Oh, yes, injection wells endanger us all!! Head for the hills!! But wait - injection wells have been in use for 20 years or more, all over this part of the country. This one well, right here, is the only one associated with any seismic activity.

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6AtownAugie(893 comments)posted 4 years, 7 months ago

And when the scientists from Columbia University give the "thumbs-up" we will refer back to this time of fear-mongering as "The Age of Hagan Hysteria."

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7southsidedave(5199 comments)posted 4 years, 7 months ago

Too much money involved to keep this operation closed for long....sad, but true.

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8Bigben(1996 comments)posted 4 years, 7 months ago

Just felt the whole place shake here in Boardman. I never felt an earthquake this strong before.It happened about 3:00 or so 10 minutes ago.This needs to stop before folks start getting hurt and or property gets damaged.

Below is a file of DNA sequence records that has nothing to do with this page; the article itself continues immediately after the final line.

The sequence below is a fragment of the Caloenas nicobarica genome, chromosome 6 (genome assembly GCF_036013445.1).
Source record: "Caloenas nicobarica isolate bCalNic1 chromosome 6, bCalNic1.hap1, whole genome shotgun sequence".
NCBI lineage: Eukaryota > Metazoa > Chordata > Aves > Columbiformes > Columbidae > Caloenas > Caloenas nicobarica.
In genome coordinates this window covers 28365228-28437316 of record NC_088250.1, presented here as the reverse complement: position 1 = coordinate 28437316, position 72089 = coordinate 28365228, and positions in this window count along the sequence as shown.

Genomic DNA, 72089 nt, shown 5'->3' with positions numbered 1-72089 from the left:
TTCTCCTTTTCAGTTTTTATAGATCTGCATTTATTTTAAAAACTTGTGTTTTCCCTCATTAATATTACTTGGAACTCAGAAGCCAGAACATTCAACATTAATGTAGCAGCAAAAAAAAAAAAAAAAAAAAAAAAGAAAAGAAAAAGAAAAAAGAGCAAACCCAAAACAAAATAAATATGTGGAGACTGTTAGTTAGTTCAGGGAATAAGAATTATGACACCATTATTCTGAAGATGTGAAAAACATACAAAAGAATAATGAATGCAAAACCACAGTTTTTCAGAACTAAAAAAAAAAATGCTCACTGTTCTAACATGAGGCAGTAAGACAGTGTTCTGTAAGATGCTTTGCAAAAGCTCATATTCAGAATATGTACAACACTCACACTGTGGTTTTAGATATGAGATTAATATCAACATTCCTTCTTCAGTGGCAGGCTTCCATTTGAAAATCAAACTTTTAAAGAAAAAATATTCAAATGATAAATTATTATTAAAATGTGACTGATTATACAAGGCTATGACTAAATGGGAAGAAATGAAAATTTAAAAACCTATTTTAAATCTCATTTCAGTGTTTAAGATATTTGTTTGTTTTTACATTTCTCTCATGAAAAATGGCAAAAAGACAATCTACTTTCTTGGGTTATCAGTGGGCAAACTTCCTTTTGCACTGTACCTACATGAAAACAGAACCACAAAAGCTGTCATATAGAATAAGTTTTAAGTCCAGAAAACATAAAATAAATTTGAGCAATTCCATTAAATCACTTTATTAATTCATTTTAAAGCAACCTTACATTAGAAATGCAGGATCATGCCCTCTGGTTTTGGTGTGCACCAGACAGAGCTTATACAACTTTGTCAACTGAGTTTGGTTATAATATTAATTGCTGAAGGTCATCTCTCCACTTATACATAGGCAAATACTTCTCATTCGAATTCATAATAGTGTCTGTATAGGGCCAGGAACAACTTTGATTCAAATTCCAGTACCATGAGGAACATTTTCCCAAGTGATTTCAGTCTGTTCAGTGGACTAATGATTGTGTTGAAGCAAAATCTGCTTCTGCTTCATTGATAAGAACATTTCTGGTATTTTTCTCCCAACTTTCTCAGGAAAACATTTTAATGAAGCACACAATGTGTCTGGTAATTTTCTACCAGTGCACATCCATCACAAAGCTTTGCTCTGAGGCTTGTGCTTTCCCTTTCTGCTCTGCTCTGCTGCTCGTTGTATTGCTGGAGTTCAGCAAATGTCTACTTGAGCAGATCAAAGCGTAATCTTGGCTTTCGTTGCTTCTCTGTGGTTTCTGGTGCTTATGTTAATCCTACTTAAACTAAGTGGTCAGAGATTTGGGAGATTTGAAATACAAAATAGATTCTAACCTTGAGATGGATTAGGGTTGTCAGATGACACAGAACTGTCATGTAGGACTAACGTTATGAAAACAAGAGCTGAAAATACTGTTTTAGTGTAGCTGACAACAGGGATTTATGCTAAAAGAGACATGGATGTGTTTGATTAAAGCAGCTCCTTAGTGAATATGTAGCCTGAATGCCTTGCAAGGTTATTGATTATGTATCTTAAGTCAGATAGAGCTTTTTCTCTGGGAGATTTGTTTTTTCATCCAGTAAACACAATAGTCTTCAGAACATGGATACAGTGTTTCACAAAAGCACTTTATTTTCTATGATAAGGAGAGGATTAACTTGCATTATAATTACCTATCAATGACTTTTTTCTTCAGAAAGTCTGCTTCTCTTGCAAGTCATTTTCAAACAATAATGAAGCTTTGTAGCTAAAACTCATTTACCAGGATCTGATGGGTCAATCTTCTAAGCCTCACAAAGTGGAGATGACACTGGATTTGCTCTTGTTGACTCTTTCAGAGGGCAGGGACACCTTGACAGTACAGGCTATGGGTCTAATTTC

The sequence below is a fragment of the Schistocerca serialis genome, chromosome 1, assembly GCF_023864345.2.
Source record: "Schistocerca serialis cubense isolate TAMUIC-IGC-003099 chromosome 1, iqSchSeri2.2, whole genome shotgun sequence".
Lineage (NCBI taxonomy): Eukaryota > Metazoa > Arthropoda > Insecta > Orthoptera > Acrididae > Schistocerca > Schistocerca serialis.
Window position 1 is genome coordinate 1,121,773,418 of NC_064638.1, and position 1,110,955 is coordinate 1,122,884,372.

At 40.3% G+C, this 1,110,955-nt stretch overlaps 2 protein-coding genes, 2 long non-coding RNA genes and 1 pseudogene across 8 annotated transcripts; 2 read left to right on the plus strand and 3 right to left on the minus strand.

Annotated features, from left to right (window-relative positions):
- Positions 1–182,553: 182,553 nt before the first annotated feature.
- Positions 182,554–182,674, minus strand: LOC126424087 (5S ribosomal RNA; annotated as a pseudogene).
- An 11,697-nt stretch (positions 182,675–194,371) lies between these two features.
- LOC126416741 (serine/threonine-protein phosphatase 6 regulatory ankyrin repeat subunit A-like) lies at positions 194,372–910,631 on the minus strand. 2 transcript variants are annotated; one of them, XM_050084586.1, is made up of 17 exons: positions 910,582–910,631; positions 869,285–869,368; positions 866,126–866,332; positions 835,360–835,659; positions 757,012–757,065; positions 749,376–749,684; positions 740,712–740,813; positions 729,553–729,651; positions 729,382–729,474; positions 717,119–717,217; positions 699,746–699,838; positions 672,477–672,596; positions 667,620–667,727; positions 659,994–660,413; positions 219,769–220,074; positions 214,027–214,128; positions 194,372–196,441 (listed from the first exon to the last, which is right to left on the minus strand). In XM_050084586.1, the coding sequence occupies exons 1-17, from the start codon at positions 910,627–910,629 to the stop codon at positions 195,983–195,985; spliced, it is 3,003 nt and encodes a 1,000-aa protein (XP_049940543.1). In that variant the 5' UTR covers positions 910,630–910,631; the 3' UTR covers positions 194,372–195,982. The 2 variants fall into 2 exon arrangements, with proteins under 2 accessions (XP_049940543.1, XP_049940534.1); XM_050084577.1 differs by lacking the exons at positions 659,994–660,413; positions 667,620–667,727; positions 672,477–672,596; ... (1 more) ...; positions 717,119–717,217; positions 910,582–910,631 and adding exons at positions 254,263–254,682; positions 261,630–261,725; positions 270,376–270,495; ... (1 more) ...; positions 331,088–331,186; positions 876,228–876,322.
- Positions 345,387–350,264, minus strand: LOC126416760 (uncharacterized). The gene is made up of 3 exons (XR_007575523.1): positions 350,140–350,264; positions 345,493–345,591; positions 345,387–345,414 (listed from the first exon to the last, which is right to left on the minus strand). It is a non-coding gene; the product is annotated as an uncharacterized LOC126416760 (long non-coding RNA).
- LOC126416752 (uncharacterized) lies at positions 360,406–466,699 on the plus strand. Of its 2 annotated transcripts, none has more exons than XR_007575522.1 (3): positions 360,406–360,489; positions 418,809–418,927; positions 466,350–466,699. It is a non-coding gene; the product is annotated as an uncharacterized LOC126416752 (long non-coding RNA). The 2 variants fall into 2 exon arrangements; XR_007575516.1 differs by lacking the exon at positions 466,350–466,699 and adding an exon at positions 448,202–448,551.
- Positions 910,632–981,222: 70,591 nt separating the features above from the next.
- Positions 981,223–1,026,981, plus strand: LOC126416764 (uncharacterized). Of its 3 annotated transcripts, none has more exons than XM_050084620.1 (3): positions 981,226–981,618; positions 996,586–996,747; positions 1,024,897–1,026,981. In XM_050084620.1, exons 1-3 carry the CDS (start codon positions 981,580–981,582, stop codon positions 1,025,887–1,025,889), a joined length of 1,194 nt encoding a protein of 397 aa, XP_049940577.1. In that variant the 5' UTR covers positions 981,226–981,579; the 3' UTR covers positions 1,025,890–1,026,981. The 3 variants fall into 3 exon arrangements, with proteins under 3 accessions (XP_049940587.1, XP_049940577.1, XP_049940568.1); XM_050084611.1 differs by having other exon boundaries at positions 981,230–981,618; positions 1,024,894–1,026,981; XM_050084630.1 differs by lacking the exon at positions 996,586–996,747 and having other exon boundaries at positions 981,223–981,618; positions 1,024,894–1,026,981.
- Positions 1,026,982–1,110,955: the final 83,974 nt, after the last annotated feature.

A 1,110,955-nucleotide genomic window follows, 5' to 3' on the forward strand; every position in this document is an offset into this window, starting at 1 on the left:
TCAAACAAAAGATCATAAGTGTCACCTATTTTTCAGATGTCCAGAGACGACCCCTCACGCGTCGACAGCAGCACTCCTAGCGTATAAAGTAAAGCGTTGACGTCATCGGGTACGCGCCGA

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9Our2Cents(7 comments)posted 4 years, 7 months ago

Initial reports is 4.0, but that will most likely increase.


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10HappyBob(360 comments)posted 4 years, 7 months ago

My wife and I felt it (shake) here in New Middletown as well.
By the way, the permit issued for the new D&L Brine wastewater well in Springfield is at the end of Springfield Road on the Lila Lipply property. The GPS coordinates place it within 100 yards of Pine Lake. So the tanker traffic would probably run on Springfield road and probably Garfield.

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11cry4turtles(1 comment)posted 4 years, 7 months ago

This is definetly scary. And yes, fracking has been around for decades. The drillers simply had to bide their time until people became desperate for money. Everybody live for the now! Who gives a poop what our grandchildren will live in? I shudder to think what it will take for an epiphany. Silly, greedy, stupid fools we are.

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12WHATSSHAKIN(42 comments)posted 4 years, 7 months ago

WHAT AN AFTERNOON! At 3:00PM today my steady and I were just getting relaxed. At 3:04PM it was euphoria and an earth shaking moment! The timing couldn't have been better!

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13najjjj(106 comments)posted 4 years, 7 months ago